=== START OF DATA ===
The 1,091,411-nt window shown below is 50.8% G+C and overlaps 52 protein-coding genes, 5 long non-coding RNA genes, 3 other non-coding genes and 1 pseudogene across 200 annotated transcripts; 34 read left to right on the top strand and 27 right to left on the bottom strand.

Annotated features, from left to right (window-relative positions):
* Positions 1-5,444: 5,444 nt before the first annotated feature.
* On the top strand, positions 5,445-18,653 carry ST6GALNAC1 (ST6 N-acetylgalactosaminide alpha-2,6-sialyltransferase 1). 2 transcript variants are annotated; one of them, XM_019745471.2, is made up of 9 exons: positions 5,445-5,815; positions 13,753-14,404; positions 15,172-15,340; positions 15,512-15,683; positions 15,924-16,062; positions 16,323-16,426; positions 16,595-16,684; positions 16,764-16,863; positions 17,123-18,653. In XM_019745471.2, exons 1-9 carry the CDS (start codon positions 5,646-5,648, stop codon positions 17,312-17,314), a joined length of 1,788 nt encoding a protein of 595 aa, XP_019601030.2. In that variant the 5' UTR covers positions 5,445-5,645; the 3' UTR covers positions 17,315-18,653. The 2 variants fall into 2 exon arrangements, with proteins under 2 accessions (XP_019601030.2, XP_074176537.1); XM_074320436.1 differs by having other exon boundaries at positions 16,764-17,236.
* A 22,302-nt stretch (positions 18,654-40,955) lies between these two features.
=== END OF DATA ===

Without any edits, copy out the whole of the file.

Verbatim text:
The 1,091,411-nt window shown below is 50.8% G+C and overlaps 52 protein-coding genes, 5 long non-coding RNA genes, 3 other non-coding genes and 1 pseudogene across 200 annotated transcripts; 34 read left to right on the top strand and 27 right to left on the bottom strand.

Annotated features, from left to right (window-relative positions):
* Positions 1-5,444: 5,444 nt before the first annotated feature.
* On the top strand, positions 5,445-18,653 carry ST6GALNAC1 (ST6 N-acetylgalactosaminide alpha-2,6-sialyltransferase 1). 2 transcript variants are annotated; one of them, XM_019745471.2, is made up of 9 exons: positions 5,445-5,815; positions 13,753-14,404; positions 15,172-15,340; positions 15,512-15,683; positions 15,924-16,062; positions 16,323-16,426; positions 16,595-16,684; positions 16,764-16,863; positions 17,123-18,653. In XM_019745471.2, exons 1-9 carry the CDS (start codon positions 5,646-5,648, stop codon positions 17,312-17,314), a joined length of 1,788 nt encoding a protein of 595 aa, XP_019601030.2. In that variant the 5' UTR covers positions 5,445-5,645; the 3' UTR covers positions 17,315-18,653. The 2 variants fall into 2 exon arrangements, with proteins under 2 accessions (XP_019601030.2, XP_074176537.1); XM_074320436.1 differs by having other exon boundaries at positions 16,764-17,236.
* A 22,302-nt stretch (positions 18,654-40,955) lies between these two features.